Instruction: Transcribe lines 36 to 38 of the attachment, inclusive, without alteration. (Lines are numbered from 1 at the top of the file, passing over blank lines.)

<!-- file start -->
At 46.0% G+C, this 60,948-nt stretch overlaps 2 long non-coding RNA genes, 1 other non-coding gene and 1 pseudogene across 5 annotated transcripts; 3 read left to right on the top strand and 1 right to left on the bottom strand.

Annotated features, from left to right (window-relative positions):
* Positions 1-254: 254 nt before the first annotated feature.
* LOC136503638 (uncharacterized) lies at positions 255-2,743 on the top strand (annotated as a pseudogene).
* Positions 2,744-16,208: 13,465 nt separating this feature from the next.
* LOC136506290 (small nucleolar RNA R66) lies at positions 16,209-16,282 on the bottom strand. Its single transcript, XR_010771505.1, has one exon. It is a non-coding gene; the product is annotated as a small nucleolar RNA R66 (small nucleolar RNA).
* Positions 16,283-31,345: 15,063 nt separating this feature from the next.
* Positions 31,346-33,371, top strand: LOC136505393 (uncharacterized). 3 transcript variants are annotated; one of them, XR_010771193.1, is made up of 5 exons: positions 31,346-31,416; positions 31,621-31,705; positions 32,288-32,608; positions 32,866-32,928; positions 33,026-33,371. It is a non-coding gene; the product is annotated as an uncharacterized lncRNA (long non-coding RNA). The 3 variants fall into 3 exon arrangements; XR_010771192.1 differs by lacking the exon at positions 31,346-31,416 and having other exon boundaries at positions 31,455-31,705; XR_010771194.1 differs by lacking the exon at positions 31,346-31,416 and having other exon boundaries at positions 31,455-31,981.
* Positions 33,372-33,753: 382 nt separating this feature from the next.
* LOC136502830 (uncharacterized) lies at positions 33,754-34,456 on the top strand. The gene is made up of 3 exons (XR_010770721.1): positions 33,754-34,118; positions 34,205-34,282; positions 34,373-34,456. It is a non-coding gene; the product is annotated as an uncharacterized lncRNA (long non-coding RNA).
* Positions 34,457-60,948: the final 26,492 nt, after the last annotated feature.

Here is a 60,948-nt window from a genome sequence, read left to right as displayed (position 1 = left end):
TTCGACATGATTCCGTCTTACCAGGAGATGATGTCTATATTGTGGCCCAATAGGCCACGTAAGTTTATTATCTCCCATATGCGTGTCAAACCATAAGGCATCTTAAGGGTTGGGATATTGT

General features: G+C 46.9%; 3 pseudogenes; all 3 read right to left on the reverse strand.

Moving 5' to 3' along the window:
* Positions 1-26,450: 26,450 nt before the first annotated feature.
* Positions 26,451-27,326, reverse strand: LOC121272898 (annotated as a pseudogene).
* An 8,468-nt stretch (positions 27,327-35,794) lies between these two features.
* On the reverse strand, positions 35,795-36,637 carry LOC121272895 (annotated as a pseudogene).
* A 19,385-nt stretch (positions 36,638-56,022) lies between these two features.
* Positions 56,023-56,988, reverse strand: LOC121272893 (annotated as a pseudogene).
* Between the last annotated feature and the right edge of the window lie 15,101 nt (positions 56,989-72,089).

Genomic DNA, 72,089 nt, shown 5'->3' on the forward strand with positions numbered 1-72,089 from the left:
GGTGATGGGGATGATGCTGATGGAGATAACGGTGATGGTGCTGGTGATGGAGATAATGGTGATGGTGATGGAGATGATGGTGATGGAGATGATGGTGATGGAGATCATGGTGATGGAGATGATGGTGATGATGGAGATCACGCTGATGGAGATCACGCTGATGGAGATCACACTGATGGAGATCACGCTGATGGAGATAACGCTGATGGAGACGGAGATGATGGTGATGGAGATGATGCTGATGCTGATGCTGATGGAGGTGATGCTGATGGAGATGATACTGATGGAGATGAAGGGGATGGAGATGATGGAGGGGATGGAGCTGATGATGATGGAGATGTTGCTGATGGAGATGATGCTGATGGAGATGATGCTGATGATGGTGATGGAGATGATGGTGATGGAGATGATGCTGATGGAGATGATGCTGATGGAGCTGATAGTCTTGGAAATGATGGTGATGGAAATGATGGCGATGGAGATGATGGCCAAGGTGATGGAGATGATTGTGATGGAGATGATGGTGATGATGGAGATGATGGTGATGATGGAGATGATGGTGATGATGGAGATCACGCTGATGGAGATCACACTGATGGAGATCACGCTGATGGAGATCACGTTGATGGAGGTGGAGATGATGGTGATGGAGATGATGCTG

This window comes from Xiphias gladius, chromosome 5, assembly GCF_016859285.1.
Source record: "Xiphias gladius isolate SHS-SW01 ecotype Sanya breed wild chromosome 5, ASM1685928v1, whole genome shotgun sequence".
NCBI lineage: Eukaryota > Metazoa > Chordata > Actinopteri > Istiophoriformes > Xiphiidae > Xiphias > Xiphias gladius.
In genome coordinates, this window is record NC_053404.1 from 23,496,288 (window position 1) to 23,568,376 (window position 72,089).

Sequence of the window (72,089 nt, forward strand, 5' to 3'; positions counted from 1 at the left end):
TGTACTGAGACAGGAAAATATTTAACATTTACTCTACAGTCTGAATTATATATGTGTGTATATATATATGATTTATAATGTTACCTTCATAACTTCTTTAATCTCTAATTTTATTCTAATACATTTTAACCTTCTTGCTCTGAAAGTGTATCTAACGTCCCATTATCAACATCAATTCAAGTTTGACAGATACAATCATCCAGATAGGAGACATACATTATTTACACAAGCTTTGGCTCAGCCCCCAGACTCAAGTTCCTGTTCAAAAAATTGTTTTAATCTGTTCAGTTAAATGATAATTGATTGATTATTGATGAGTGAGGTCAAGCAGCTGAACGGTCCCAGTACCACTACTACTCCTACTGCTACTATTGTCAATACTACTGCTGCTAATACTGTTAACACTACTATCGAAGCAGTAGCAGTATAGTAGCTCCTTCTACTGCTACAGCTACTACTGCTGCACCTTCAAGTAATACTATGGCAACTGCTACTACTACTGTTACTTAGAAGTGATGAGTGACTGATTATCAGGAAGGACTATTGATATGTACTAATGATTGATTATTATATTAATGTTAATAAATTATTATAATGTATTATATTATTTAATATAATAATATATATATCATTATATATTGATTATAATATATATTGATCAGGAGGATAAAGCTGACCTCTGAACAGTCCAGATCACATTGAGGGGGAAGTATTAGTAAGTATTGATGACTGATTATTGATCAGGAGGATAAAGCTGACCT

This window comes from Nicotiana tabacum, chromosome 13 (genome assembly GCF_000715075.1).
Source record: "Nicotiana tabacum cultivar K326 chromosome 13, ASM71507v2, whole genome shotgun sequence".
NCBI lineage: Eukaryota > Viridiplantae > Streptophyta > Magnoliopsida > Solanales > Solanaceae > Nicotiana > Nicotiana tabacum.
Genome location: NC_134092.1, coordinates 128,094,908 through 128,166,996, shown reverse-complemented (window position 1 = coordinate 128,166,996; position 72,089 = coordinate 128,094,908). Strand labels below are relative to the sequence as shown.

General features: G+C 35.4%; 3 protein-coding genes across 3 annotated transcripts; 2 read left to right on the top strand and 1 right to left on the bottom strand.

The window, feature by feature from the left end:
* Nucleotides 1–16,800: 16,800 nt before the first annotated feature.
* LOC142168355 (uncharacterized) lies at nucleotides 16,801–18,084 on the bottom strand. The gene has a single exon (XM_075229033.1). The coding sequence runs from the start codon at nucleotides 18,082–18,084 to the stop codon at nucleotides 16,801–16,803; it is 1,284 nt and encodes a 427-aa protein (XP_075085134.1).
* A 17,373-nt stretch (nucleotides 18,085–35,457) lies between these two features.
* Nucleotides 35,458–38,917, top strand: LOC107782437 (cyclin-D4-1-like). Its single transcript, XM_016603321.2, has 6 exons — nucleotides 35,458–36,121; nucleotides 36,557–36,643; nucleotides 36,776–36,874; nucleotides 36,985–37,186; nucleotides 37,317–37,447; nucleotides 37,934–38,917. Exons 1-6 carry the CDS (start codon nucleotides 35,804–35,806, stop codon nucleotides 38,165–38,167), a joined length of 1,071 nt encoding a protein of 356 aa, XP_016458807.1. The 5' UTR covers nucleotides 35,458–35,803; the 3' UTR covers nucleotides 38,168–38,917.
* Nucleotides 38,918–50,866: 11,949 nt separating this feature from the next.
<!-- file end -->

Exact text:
The window, feature by feature from the left end:
* Nucleotides 1–16,800: 16,800 nt before the first annotated feature.
* LOC142168355 (uncharacterized) lies at nucleotides 16,801–18,084 on the bottom strand. The gene has a single exon (XM_075229033.1). The coding sequence runs from the start codon at nucleotides 18,082–18,084 to the stop codon at nucleotides 16,801–16,803; it is 1,284 nt and encodes a 427-aa protein (XP_075085134.1).